Throughout the above description, it is understood that the transistors (e.g., including the path transistors, the enable transistors, inverter transistors, etc.) may be field-effect transistors (FETs), such as metal-oxide FETs (MOSFETs), for example. However, other types of FETs and/or other types of transistors within the purview of one of ordinary skill in the art may be incorporated into the precision current supplies, without departing from the spirit and scope of the present teachings. For example, the various transistors may include gallium arsenide FETs (GaAsFETs), silicon bipolar junction transistors (BJTs), high electron mobility transistors (HEMTs), pseudomorphic HEMTs, heterostructure FETs (HFETs), junction-gate FETs (JFETs), metal-semiconductor FETs (MESFETs), etc. Further, it is understood that the sources/drains of the various transistors may be reversed, without affecting the relevant functionality of the precision current source, depending on design factors of various embodiments.

The illustrative embodiments enable providing a variety of precision currents, and doing so without overusing transistors. Accordingly, the precision current source is more flexible, accurate, robust and reliable. Also, a precision current source with a single main OpAmp and switches for selectively connecting various current branches increases efficiency and reduces costs and overall circuit size.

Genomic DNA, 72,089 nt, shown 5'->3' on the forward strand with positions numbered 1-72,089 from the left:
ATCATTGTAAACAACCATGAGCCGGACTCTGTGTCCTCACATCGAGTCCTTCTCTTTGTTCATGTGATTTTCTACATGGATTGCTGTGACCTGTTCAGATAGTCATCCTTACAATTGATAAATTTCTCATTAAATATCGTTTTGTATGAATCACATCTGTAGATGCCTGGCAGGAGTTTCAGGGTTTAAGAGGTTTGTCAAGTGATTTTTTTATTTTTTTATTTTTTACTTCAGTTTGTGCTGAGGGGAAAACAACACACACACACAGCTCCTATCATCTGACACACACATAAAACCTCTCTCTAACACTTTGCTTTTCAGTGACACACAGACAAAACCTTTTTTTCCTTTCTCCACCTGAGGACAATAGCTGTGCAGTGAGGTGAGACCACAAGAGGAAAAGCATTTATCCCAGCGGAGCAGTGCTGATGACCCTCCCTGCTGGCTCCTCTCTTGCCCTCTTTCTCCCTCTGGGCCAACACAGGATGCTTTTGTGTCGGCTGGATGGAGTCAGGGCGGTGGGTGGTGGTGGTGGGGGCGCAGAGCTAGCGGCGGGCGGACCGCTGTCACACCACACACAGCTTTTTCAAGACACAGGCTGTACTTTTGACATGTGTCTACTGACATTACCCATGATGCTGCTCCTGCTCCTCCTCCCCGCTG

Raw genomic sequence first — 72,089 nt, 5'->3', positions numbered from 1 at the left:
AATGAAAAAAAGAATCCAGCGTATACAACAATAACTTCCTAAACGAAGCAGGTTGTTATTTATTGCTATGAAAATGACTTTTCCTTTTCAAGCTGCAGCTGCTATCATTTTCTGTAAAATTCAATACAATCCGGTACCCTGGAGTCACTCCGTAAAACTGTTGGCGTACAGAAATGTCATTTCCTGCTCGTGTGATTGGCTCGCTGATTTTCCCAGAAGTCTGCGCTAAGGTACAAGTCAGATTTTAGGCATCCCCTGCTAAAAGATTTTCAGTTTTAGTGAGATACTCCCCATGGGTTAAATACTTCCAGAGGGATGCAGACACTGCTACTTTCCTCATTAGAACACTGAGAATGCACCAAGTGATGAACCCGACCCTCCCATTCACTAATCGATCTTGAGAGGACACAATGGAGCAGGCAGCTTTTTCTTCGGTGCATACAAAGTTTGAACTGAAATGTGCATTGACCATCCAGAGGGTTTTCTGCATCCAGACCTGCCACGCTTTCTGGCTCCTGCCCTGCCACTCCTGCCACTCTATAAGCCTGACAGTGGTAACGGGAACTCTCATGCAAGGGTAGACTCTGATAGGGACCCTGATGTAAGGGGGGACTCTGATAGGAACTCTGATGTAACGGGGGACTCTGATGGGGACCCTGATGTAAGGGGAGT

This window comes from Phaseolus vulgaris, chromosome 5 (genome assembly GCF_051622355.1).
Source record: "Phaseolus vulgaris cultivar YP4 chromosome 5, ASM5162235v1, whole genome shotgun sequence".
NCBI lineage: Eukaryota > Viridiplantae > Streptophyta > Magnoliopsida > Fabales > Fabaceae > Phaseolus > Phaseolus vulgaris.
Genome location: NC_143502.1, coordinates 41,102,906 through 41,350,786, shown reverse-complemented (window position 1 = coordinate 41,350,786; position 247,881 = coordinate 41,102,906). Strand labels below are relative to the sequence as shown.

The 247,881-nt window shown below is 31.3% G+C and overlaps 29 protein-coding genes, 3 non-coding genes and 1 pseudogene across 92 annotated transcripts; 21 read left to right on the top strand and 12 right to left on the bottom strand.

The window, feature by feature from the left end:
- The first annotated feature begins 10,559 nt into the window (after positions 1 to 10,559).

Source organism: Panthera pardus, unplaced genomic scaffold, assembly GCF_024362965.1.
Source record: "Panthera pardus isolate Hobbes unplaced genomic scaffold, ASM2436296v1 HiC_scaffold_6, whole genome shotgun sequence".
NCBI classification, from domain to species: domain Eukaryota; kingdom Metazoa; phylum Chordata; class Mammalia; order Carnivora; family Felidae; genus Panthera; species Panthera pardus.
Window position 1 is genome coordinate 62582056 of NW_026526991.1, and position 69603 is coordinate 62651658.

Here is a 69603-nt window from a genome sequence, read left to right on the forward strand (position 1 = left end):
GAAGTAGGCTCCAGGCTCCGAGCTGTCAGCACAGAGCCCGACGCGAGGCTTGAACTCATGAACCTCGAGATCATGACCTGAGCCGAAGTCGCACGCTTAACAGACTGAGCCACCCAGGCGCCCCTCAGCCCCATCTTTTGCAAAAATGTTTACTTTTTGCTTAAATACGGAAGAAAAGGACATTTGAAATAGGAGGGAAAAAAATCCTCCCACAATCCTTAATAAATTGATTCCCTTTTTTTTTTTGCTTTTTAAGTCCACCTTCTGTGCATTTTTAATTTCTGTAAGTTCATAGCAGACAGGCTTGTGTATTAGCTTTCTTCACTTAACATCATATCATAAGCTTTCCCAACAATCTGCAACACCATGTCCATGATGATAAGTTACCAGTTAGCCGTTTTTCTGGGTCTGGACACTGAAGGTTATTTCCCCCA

In view of this disclosure it is noted that variant level shifters and the like can be implemented in keeping with the present teachings. Further, the various components, materials, structures and parameters are included by way of illustration and example only and not in any limiting sense. In view of this disclosure, those skilled in the art can implement the present teachings in determining their own applications and needed components, materials, structures and equipment to implement these applications, while remaining within the scope of the appended claims.

Classifications
U.S. Classification327/543
International ClassificationG05F1/10
Cooperative ClassificationG01R1/28, G05F1/561
European ClassificationG05F1/56C, G01R1/28
Legal Events
DateCodeEventDescription
Apr 14, 2015FPExpired due to failure to pay maintenance fee
Effective date: 20150222
Feb 22, 2015LAPSLapse for failure to pay maintenance fees
Oct 3, 2014REMIMaintenance fee reminder mailed
Apr 19, 2011CCCertificate of correction
Nov 18, 2008ASAssignment
Free format text: ASSIGNMENT OF ASSIGNORS INTEREST;ASSIGNORS:PAMPERIN, JILL M.;ROACH, STEVEN D.;REEL/FRAME:021854/0917
Owner name: AGILENT TECHNOLOGIES, LTD.,COLORADO
Free format text: ASSIGNMENT OF ASSIGNORS INTEREST;ASSIGNORS:PAMPERIN, JILL M.;ROACH, STEVEN D.;US-ASSIGNMENT DATABASE UPDATED:20100520;REEL/FRAME:21854/917
Effective date: 20081113
Owner name: AGILENT TECHNOLOGIES, LTD.,COLORADO
Free format text: ASSIGNMENT OF ASSIGNORS INTEREST;ASSIGNORS:PAMPERIN, JILL M.;ROACH, STEVEN D.;REEL/FRAME:021854/0917
Effective date: 20081113